Meteora & The Pindus Mountains 

Meteora – Greece

Meteora (‘middle of the sky’, or, ‘in the heavens above’), is a UNESCO World Heritage site, famed for its unique sandstone rock formations with ancient monasteries precariously perched atop.  Meteora originates from the Greek word Meteoros; high in the air or above.

Summer Sunset – Meteora 

Meteora lies just to the northwest of the plains of the ancient Greek province of Thessaly (Thessalia), and at the foot of the remote and beautiful Pindus Mountains.

It’s an area I have been fortunate enough to visit several times, spring, summer and early autumn, and it never ceases to amaze me; it’s an absolute mini-mecca for landscape photography.

Meteora Spring Light – Holy Monastery of St. Nicholas Anapausas 


There are now six inhabited monasteries dating back to the 14th century, Varlaam, Roussanaou, St Stephen, The Holy Trinity, St Nikolaos (Greek spelling), some of them open to the public on different days of the week, and some only accessible by high cabled gondolas (dubbing the monks “The Flying  Monks of Meteora).

Holy Trinity Monastery – Meteora

Although I have visited the interior of two of the monasteries, it’s all about the exterior for me as a nightscape/landscape photographer; this area boasts not only one of the most iconic and surreal landscape photography spots in Greece, but in all of Europe.  

This Ancient Land

As you stroll the roads and trails, hunting out classic, and new, compositions, it’s hard not to let your mind wander, especially if you have any knowledge of Greek Mythology and antiquity; although Meteora has no mention in classical myths or literature.

Monastery of St. Stephen – Meteora 
The monastery of Ypapanti – Meteora 

Meteora’s hidden Monastery

Off the beaten track, reachable via two different routes you can find The monastery of Ypapanti, closed, though visits can be permitted with special arrangement.

Built into the rock, and almost hidden away, it can be reached via an easy hike from Great Meteor Monastery and Doupiani Rock.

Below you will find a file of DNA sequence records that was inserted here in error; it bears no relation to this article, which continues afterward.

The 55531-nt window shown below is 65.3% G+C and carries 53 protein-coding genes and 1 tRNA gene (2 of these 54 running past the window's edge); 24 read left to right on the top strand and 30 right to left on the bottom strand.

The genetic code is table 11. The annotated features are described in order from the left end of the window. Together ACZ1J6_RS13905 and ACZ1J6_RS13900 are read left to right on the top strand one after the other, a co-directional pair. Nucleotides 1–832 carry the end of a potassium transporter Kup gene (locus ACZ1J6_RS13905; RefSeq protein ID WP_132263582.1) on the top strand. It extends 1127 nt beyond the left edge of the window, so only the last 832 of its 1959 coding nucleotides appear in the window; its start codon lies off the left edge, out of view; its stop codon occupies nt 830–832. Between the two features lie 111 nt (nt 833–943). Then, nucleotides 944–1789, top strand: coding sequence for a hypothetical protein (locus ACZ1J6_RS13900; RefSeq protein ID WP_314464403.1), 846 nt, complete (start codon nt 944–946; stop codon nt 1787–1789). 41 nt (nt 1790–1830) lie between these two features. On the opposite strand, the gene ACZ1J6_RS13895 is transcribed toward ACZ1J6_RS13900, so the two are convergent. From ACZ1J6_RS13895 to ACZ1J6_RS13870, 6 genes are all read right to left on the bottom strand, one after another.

As you follow the trail you will encounter a constant rustle in the undergrowth and 9 times out of 10 this will be the vast population tortoises meandering around the place; this is amongst an abundance of other wildlife, to include vipers, so always be aware where you are treading. 

When to visit Meteora

Meteora is beautiful at any time of year. But like everywhere, it is busier in peak season. Although some compositions can be found along the roadside, many involve clambering on top of the sandstone summits, of which there is limited space in the summer due to the usually “chilled” crowd of sunset spectators soaking up it’s majestic vista.

Getting my swerve on a warm evening  – Meteora 

Early spring is a stunning time of year in Meteora. The days can be warm, the evening air cool and nights cold, leading to a crispness within the air which is perfect for landscape photography. Late autumn is another favourite, although the weather can be unpredictable (it may be 20 degrees Celsius mid-November, or it may snow, or both a within few days of each another!) Once the large crowds have dispersed, the autumnal colours remain and paint the landscape in their golden hues.

Early Spring Pastel Sunset  – Meteora 

Astrophotography and Nightscapes in Meteora

Tricky! Naturally, as a lil’ bit of nightscape animal, I’ve tried to nail this location time and time again with the Milky Way over the entire scene (panorama) or single frame individual parts. It’s a difficult customer, and I’ve recently deleted a number of files shot at different times of the year that incorporate a very bleached out Milky Way. The problem is, the light pollution from the two towns, Kalabaka and Kastraki, as well as the floodlights used to illuminate the Meteora landscape.